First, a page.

Northern Ireland facing huge costs as tonnes of illegal waste dumped

Last Updated on 14th December 2017 by Admin

Northern Ireland facing huge costs as tonnes of illegal waste dumped

Northern Ireland facing huge costs as tonnes of illegal waste dumped – Investigative Journalists have published a report that highlights a huge problem that Northern Ireland face with regards to fly-tipping and dumping of illegal waste.

The report details how the costs to clean up the areas involved could amount to over £22.3 million.

Apparently, the counties of Down and Antrim have the biggest problem with illegal dumping.

The problem is so widespread and critical that Friends of the Earth Director, James Orr, has warned that action needs to be taken by the government now or else Northern Ireland could be facing bankruptcy.

He says, “To clean up these (illegal) sites could potentially bankrupt Northern Ireland, but not cleaning up these sites leaves a toxic legacy.”

Researchers from found that during 2014 and 2015, a total of 6,000 separate incidents of fly tipping were recorded in Northern Ireland.

They also found that between the years 2006 and 2015 that more than 7,240,000 tonnes of waste were dumped across the country.

In the report, the investigators show where each dumping ground was located.  There were 66 sites in total, with one of them even being a playing field.

The largest discovery made was in Ballymoney in 2007, where the amount of illegal waste dumped came to 56,741 tonnes.  This amount of waste would have cost the local council almost £3 million to clean up.

Also, asbestos waste was discovered in 2011 at the old Ulster Weavers site on Donegall Street in Belfast.  It cost an estimated £1 million to clear that site.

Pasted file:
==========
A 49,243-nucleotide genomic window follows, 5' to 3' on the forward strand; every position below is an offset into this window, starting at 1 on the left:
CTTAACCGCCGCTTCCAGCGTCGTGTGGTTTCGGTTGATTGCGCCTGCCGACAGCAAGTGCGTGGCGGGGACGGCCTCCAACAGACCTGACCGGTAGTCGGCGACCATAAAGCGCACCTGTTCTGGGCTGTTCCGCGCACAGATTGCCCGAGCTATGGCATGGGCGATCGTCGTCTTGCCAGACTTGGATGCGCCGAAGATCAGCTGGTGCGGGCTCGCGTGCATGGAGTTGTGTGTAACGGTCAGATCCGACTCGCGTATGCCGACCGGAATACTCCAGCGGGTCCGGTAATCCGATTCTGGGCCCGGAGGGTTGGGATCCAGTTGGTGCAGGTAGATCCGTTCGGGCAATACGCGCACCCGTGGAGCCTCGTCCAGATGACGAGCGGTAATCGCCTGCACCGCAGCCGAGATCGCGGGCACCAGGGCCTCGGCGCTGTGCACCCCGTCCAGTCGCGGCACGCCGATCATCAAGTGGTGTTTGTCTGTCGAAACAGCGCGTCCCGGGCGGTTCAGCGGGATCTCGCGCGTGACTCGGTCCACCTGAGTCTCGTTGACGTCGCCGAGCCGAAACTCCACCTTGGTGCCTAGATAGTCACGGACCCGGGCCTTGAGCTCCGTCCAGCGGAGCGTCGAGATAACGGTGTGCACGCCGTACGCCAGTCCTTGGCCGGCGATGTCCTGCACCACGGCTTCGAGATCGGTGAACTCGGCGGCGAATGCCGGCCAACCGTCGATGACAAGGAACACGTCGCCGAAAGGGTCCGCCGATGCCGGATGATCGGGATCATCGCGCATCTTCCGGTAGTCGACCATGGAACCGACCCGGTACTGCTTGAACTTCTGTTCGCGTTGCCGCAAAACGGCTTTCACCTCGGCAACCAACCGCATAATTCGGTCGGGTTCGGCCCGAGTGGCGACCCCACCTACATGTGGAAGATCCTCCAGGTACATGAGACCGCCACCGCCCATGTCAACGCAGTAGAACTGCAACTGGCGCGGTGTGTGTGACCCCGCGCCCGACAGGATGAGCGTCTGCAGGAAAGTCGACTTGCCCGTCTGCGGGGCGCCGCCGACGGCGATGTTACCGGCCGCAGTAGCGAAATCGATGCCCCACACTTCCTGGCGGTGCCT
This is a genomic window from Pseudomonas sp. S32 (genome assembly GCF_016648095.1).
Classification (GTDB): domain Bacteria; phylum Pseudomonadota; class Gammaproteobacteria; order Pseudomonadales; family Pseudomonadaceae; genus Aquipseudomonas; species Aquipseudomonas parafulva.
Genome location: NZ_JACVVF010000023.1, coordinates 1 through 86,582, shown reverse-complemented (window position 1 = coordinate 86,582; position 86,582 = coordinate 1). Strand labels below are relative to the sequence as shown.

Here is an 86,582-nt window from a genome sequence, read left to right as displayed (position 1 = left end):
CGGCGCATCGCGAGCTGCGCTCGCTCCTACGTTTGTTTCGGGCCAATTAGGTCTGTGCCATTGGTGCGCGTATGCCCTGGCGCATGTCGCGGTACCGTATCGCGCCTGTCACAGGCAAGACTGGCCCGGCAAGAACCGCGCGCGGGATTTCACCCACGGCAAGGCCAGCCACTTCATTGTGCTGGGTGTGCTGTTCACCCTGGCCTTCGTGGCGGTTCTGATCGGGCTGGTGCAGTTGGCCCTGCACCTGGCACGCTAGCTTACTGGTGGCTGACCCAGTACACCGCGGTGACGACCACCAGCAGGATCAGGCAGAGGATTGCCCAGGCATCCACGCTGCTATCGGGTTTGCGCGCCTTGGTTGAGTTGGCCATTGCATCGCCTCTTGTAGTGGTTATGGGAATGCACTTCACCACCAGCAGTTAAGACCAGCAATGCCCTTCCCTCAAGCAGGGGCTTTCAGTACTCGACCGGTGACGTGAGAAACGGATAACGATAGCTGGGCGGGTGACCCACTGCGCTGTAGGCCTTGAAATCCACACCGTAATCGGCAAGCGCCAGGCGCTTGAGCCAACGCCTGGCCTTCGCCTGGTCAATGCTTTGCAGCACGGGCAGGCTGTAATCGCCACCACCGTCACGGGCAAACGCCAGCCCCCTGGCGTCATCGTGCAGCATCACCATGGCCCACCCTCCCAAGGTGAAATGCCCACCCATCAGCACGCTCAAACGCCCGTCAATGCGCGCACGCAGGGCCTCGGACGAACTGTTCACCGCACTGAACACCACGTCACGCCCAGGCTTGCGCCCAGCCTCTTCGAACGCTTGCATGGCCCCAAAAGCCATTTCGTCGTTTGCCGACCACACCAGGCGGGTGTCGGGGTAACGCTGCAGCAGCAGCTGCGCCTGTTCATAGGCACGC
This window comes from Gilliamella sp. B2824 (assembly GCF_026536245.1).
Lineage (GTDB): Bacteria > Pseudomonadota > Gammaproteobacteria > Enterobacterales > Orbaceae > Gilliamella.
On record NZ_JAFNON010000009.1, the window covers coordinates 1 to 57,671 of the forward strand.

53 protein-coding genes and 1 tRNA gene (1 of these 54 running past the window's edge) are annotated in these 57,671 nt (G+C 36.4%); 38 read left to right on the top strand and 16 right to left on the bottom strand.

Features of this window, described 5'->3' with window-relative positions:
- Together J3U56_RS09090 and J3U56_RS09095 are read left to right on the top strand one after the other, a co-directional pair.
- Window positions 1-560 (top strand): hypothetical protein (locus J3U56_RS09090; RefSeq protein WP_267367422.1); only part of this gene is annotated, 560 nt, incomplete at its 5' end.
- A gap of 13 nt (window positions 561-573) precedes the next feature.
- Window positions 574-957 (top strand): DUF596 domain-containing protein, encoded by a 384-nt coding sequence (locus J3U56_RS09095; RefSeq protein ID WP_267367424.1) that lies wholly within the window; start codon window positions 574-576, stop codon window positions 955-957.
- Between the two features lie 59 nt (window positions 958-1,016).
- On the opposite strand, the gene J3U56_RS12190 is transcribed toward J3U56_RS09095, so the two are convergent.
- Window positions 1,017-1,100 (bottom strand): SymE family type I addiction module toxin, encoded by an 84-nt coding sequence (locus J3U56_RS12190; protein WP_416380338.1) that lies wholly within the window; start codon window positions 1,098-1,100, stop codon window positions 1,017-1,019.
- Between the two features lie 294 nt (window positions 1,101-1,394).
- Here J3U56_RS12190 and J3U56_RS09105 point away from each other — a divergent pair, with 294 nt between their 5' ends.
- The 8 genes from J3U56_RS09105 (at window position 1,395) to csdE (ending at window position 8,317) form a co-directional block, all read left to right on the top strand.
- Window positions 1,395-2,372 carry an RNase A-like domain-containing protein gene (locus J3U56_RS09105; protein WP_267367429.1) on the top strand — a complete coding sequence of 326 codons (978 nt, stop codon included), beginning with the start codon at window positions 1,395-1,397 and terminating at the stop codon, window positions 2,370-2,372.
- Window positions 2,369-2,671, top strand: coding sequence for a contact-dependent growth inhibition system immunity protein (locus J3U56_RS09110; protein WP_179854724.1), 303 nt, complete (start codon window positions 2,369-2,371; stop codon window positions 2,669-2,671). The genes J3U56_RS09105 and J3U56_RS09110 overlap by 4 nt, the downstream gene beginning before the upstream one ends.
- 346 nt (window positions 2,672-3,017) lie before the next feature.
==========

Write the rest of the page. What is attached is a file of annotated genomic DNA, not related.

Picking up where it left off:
Friends of the Earth Director urges Government to take action

Mr Orr highlighted a waterway in Londonderry on the banks of the River Faughan, where illegal waste has been dumped.   This  waterway provides around 60% of the city’s residents with drinking water.

He said, “Tax evasion runs into hundreds of millions of pounds and there is a big impact on public health also,” said Mr Orr. “If we look at the leachate which runs into the River Faughan from an illegal dump thought to contain over 1.5m tonnes of waste, that is extremely worrying.”

“When we consider that many of these illegal dumping sites are covered in soil, and then we have animals grazing on them, there is a major risk to public health.”

“Government really needs to get a handle on this. The fines imposed for this type of activity are meaningless and we have many millionaires who are profiting from it.”

“Consider that two years ago, the Government asked for a public inquiry into illegal dumping across Northern Ireland, something which received cross party support, and so far nothing has happened, it is scandalous.”


Source of article:-


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Published Nov 22, 2016

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